In the dimension of time – in this context we must take note, first and foremost, of the speed with which the letters are dispatched. Haman's letters are described as being sent with couriers who depart in a hurry ("the couriers went out in a hurry at the king's command"), but when the text describes their dissemination of Mordekhai's letters, it adds another special verb: "The couriers… went out in a hurry and hastened by the king's command." It is as though the couriers themselves are more eager to publicize Mordekhai's letters than they were to publish those of Haman. To emphasize their haste, the text goes on to add into its description the fine horses upon which they rode (an element missing from the description of the dispatch of Haman's letters): "By couriers on horseback, riding on the swift horses used in the royal service, bred from stud mares… The couriers who rode on horseback, riding the swift horses used in the royal service…."
However, the special ceremoniousness in the dimension of time is not limited to the speed with which the couriers depart. It relates also to the date of the writing of the letters. Concerning Haman, we read: "The king's scribes were called on the thirteenth day of the first month," while with regard to Mordekhai the text elaborates as follows: "The king's scribes were called at that time, in the third month, which is the month of Sivan, on the twenty-third day." The narrator emphasizes the timing of the dispatch of Mordekhai's letters with these two slight changes: the insertion of the expression, "at that time," which adds nothing to our understanding of the plot itself, and the clarification that the third month is "the month of Sivan." In this context it should be noted that it would have been appropriate to dwell on the month when Haman's letters were dispatched, too, since "the first month" (Nissan) has special significance in Jewish history (Shemot 12:1). However, the narrator chooses to highlight the date of Mordekhai's letters rather than that of Haman's letters, apparently with the intention of awarding them an extra ceremonious flourish. As to the date itself, it should be noted that in the transition from Nissan to Sivan the text seeks to lend the Jews' salvation a dimension of miraculous redemption and national building, since the reader associates these months with the nation's most primal process of consolidation: from the Exodus from Egypt (in Nissan) to the Revelation at Mount Sinai (in Sivan).
On the human level – there is an interesting difference between the description of the writing (and dispatch) of Haman's letters vis-א-vis those of Mordekhai. The former are described in passive form: "In the name of King Achashverosh it was written and sealed (nikhtav ve-nechtam) with the king's ring. And letters were sent (ve-nishlo'ach) by couriers…." The narrator moves to the active voice when describing the dispatch of the letters by Mordekhai: "In the name of King Achashverosh he wrote it and sealed it with the king's ring. And he sent letters by couriers on horseback…." In other words, in generating the first set of letters, Haman is depicted as observing what is going on: he commands the scribes, and it is they who write on his behalf. Mordekhai, in contrast, is presented as taking a more active role. It is as though he himself writes the letters; he himself seals them with the king's ring, and he himself dispatches them. It is a matter of supreme personal importance to him – like a groom who goes personally to the post office in order to send off the invitations to his wedding, rather than leaving this task in the hands of someone else…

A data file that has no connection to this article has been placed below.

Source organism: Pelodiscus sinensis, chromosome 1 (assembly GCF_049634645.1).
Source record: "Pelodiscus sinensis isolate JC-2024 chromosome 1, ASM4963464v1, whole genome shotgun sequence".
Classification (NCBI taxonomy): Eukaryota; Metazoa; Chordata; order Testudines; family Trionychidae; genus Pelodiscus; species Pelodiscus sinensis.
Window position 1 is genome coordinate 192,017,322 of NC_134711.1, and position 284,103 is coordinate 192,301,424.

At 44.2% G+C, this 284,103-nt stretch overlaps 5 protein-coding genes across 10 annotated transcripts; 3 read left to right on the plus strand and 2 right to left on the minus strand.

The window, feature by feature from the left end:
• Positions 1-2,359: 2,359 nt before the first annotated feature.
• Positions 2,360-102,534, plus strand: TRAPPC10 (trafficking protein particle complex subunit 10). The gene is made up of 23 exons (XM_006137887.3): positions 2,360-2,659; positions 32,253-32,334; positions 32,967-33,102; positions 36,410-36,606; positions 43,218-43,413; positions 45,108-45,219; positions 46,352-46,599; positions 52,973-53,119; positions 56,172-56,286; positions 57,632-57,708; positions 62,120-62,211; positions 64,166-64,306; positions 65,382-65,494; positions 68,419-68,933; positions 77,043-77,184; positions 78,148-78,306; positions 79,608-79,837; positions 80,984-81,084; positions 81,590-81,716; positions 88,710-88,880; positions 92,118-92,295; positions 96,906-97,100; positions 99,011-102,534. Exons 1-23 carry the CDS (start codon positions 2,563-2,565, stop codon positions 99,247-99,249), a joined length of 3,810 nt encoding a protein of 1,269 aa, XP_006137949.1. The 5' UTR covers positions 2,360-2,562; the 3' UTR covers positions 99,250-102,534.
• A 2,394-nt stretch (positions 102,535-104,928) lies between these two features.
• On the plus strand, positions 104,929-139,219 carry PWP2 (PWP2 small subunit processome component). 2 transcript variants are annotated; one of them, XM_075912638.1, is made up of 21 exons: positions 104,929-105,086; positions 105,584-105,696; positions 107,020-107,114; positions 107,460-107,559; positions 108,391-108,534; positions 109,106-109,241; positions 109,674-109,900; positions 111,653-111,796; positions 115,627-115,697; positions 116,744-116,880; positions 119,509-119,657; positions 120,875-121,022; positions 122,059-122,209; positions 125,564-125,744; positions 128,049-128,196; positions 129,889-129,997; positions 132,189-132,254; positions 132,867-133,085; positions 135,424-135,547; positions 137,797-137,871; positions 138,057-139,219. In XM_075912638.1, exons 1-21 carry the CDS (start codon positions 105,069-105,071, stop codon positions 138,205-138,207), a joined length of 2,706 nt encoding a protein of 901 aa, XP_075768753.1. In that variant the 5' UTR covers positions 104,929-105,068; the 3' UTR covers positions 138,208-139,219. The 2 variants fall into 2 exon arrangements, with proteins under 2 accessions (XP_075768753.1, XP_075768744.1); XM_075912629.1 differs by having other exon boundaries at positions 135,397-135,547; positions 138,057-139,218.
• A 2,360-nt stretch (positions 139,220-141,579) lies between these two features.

The final difference that we shall address between the two sets of letters concerns the description of the Jews. Haman's letters are sent to "every province according to its writing, and each nation in its language." When Mordekhai sends his letters, an additional expression appears: "Every province according to its writing, and each nation in its language, and to the Jews, according to their writing and in their language." This addition, of course, is understandable in light of the development of the plot itself: the crux of Mordekhai's letters is directed towards the Jews themselves; it is therefore clearly appropriate that they be written in the language of the Jews, too. At the same time, this addition makes an important statement concerning the national identity of the Jews. A nation's language is one of the primary factors on which its special identity and culture are built. It is no coincidence that, along with the geographical dispersion into seventy nations and the story of the Tower of Bavel (Bereishit 10-11), the text also focuses on the multiplicity of languages (as, for example, in the verse: "These are the children of Shem by their families, by their languages, in their lands, according to their nations" – Bereishit 10:31). Language characterizes culture, and a nation that speaks its own language, rather than the languages of other nations, thereby testifies to its independence. In other words, in the description of the letters being sent out in the language of the Jews as well, the reader is being informed that the Jews in Achashverosh's kingdom had resumed speaking Hebrew. Mordekhai sent special letters written in Hebrew – and this identity is awarded its place and recognition by the Persian kingdom. Since at the beginning of the narrative the Jews were mired in the depravity of a Persian banquet, with no signs of their unique identity, this development should be viewed as part of the process that the Jews undergo over the course of the story: a return to their unique national identity.
In light of this we may cautiously point to a further discrepancy between Haman's letters and those of Mordekhai. Following Mordekhai's dispatch, the text describes a mass movement of conversion, motivated by fear of what the Jews might do: "Many of the people of the land became Jews, for fear of the Jews had fallen upon them." In vain will the reader seek a parallel for this phenomenon among the Jews following Haman's decree. Although one might have expected that, in light of the decree, many Jews would have converted out of fear for their lives, no such thing happens (or, at least, no such phenomenon is described). The absence of any counterbalance to the movement of conversion to Judaism demands some explanation. Apparently, despite Haman's decree, the Jews did not forsake their national identity, preferring to die as Jews. Their reaction to the decree of annihilation was not to shed their national identity, but rather to turn inward: "Fasting and weeping and mourning." In other words, not only did they not abandon their faith, but actually – by maintaining it at this time – returned to a hidden part of themselves, and presented themselves as Jews. Hence, the king's proclamations must now be sent to them in their own language, in Hebrew.